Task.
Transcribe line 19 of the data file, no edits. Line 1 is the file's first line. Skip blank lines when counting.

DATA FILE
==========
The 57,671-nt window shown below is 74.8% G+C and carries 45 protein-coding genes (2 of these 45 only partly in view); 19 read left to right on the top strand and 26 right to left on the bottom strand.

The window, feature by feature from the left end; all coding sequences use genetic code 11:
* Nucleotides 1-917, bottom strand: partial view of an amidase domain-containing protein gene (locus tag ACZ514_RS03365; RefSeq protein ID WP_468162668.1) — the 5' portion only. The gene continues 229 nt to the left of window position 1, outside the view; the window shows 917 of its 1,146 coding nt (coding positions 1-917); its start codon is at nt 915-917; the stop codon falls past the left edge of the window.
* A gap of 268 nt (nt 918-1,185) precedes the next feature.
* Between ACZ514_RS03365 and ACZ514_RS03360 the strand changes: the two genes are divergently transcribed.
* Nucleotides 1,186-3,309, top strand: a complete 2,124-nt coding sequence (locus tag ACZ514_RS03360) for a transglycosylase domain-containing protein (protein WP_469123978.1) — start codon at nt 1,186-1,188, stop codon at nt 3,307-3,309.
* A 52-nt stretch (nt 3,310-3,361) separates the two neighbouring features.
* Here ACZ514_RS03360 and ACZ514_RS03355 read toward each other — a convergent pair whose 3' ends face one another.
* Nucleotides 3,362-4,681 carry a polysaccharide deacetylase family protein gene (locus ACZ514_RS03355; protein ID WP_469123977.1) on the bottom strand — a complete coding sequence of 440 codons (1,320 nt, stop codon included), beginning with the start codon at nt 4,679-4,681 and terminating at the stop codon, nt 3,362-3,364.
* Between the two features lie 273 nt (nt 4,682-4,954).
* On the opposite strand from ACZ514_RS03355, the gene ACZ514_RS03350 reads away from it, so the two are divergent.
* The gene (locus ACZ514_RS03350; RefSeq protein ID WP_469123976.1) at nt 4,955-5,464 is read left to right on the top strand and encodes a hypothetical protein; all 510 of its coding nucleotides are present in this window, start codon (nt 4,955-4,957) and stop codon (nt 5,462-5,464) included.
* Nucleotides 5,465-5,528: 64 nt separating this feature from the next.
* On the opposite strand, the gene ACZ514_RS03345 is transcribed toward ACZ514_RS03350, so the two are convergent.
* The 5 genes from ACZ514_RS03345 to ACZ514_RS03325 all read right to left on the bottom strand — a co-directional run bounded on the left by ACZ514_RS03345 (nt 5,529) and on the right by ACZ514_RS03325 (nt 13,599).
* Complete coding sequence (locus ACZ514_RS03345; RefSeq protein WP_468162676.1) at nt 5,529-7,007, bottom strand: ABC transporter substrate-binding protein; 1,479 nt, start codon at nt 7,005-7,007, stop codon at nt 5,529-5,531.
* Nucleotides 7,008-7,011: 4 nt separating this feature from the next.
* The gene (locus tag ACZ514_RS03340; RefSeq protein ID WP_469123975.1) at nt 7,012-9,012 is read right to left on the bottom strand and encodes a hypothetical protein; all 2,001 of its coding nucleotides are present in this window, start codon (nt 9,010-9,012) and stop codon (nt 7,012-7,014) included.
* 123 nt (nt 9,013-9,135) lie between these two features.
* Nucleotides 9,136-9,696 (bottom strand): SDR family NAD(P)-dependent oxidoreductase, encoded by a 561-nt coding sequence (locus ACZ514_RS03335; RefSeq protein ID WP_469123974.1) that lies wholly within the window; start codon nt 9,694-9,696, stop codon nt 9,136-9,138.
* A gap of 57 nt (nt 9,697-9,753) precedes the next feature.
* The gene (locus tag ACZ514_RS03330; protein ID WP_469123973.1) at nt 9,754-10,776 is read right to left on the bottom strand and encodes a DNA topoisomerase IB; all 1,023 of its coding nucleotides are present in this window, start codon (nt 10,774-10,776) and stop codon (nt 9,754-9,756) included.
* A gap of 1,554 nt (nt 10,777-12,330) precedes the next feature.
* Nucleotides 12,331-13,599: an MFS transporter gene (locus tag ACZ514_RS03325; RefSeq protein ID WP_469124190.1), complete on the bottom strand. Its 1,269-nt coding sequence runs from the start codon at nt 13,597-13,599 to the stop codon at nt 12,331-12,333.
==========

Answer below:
* 123 nt (nt 9,013-9,135) lie between these two features.